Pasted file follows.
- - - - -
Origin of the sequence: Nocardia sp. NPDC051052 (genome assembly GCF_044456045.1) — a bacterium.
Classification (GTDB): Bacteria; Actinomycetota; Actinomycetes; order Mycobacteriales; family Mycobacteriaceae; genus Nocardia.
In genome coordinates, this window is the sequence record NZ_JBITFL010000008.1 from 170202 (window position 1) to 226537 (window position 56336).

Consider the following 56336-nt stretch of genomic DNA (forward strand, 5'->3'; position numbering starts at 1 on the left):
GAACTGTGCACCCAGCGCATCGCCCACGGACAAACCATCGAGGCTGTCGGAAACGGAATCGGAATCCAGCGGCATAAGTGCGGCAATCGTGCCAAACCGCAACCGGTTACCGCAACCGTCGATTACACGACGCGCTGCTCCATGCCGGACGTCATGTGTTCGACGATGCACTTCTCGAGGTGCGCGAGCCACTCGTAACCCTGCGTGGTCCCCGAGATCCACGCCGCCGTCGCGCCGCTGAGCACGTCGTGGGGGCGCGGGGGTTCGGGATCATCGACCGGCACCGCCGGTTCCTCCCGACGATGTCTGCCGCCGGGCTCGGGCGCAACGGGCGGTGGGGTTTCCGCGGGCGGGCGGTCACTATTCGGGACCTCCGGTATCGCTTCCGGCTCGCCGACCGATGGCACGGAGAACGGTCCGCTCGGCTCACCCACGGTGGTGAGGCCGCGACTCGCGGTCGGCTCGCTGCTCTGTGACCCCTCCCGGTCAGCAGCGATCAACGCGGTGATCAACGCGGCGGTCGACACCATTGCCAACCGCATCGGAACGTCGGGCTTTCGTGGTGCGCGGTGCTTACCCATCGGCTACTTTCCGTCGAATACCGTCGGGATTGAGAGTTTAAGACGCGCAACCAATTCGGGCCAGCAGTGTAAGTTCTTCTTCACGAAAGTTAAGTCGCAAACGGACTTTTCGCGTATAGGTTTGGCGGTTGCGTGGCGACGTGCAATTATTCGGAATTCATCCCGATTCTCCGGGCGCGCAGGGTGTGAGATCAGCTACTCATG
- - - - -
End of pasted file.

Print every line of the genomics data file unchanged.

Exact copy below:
Origin of the sequence: Nocardia sp. NPDC051052 (genome assembly GCF_044456045.1) — a bacterium.
Classification (GTDB): Bacteria; Actinomycetota; Actinomycetes; order Mycobacteriales; family Mycobacteriaceae; genus Nocardia.
In genome coordinates, this window is the sequence record NZ_JBITFL010000008.1 from 170202 (window position 1) to 226537 (window position 56336).

Consider the following 56336-nt stretch of genomic DNA (forward strand, 5'->3'; position numbering starts at 1 on the left):
GAACTGTGCACCCAGCGCATCGCCCACGGACAAACCATCGAGGCTGTCGGAAACGGAATCGGAATCCAGCGGCATAAGTGCGGCAATCGTGCCAAACCGCAACCGGTTACCGCAACCGTCGATTACACGACGCGCTGCTCCATGCCGGACGTCATGTGTTCGACGATGCACTTCTCGAGGTGCGCGAGCCACTCGTAACCCTGCGTGGTCCCCGAGATCCACGCCGCCGTCGCGCCGCTGAGCACGTCGTGGGGGCGCGGGGGTTCGGGATCATCGACCGGCACCGCCGGTTCCTCCCGACGATGTCTGCCGCCGGGCTCGGGCGCAACGGGCGGTGGGGTTTCCGCGGGCGGGCGGTCACTATTCGGGACCTCCGGTATCGCTTCCGGCTCGCCGACCGATGGCACGGAGAACGGTCCGCTCGGCTCACCCACGGTGGTGAGGCCGCGACTCGCGGTCGGCTCGCTGCTCTGTGACCCCTCCCGGTCAGCAGCGATCAACGCGGTGATCAACGCGGCGGTCGACACCATTGCCAACCGCATCGGAACGTCGGGCTTTCGTGGTGCGCGGTGCTTACCCATCGGCTACTTTCCGTCGAATACCGTCGGGATTGAGAGTTTAAGACGCGCAACCAATTCGGGCCAGCAGTGTAAGTTCTTCTTCACGAAAGTTAAGTCGCAAACGGACTTTTCGCGTATAGGTTTGGCGGTTGCGTGGCGACGTGCAATTATTCGGAATTCATCCCGATTCTCCGGGCGCGCAGGGTGTGAGATCAGCTACTCATG